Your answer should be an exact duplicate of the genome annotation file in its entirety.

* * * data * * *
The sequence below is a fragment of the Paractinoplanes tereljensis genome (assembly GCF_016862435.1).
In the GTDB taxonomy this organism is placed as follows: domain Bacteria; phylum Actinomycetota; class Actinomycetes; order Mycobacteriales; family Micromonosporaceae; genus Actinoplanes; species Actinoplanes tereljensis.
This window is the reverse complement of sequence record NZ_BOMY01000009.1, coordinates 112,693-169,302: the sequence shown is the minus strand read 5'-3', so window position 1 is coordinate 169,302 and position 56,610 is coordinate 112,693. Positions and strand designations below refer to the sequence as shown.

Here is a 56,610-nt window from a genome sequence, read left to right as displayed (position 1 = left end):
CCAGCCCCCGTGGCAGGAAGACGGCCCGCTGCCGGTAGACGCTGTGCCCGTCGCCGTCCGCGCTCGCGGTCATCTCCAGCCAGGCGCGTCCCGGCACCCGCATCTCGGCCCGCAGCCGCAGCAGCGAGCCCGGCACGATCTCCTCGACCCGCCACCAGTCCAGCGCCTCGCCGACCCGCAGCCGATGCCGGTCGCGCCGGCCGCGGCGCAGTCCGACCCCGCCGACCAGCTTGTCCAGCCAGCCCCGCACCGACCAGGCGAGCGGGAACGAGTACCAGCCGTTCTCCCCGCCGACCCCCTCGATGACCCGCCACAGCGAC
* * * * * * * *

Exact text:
The sequence below is a fragment of the Paractinoplanes tereljensis genome (assembly GCF_016862435.1).
In the GTDB taxonomy this organism is placed as follows: domain Bacteria; phylum Actinomycetota; class Actinomycetes; order Mycobacteriales; family Micromonosporaceae; genus Actinoplanes; species Actinoplanes tereljensis.
This window is the reverse complement of sequence record NZ_BOMY01000009.1, coordinates 112,693-169,302: the sequence shown is the minus strand read 5'-3', so window position 1 is coordinate 169,302 and position 56,610 is coordinate 112,693. Positions and strand designations below refer to the sequence as shown.

Here is a 56,610-nt window from a genome sequence, read left to right as displayed (position 1 = left end):
CCAGCCCCCGTGGCAGGAAGACGGCCCGCTGCCGGTAGACGCTGTGCCCGTCGCCGTCCGCGCTCGCGGTCATCTCCAGCCAGGCGCGTCCCGGCACCCGCATCTCGGCCCGCAGCCGCAGCAGCGAGCCCGGCACGATCTCCTCGACCCGCCACCAGTCCAGCGCCTCGCCGACCCGCAGCCGATGCCGGTCGCGCCGGCCGCGGCGCAGTCCGACCCCGCCGACCAGCTTGTCCAGCCAGCCCCGCACCGACCAGGCGAGCGGGAACGAGTACCAGCCGTTCTCCCCGCCGACCCCCTCGATGACCCGCCACAGCGAC